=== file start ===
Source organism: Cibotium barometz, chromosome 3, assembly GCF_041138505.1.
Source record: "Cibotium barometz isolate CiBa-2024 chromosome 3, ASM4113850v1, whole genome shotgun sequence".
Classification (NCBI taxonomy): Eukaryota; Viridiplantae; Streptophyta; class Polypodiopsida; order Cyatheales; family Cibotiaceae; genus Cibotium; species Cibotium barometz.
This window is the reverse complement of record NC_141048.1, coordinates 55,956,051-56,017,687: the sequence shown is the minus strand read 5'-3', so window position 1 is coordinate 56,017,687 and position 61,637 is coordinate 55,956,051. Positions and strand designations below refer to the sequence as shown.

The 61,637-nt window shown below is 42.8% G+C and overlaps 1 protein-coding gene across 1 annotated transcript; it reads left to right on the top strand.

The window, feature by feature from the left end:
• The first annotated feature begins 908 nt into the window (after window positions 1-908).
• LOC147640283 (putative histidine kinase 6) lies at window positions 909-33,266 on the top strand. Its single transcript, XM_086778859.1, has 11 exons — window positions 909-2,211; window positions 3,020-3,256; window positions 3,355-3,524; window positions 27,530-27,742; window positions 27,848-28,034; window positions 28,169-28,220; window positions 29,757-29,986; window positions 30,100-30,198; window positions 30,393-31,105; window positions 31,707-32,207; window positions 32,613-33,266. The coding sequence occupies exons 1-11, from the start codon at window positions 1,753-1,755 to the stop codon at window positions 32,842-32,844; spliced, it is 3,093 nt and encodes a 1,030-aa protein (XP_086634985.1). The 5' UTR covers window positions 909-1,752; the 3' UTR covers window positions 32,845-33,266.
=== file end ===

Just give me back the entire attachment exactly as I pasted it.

Source organism: Cibotium barometz, chromosome 3, assembly GCF_041138505.1.
Source record: "Cibotium barometz isolate CiBa-2024 chromosome 3, ASM4113850v1, whole genome shotgun sequence".
Classification (NCBI taxonomy): Eukaryota; Viridiplantae; Streptophyta; class Polypodiopsida; order Cyatheales; family Cibotiaceae; genus Cibotium; species Cibotium barometz.
This window is the reverse complement of record NC_141048.1, coordinates 55,956,051-56,017,687: the sequence shown is the minus strand read 5'-3', so window position 1 is coordinate 56,017,687 and position 61,637 is coordinate 55,956,051. Positions and strand designations below refer to the sequence as shown.

The 61,637-nt window shown below is 42.8% G+C and overlaps 1 protein-coding gene across 1 annotated transcript; it reads left to right on the top strand.

The window, feature by feature from the left end:
• The first annotated feature begins 908 nt into the window (after window positions 1-908).
• LOC147640283 (putative histidine kinase 6) lies at window positions 909-33,266 on the top strand. Its single transcript, XM_086778859.1, has 11 exons — window positions 909-2,211; window positions 3,020-3,256; window positions 3,355-3,524; window positions 27,530-27,742; window positions 27,848-28,034; window positions 28,169-28,220; window positions 29,757-29,986; window positions 30,100-30,198; window positions 30,393-31,105; window positions 31,707-32,207; window positions 32,613-33,266. The coding sequence occupies exons 1-11, from the start codon at window positions 1,753-1,755 to the stop codon at window positions 32,842-32,844; spliced, it is 3,093 nt and encodes a 1,030-aa protein (XP_086634985.1). The 5' UTR covers window positions 909-1,752; the 3' UTR covers window positions 32,845-33,266.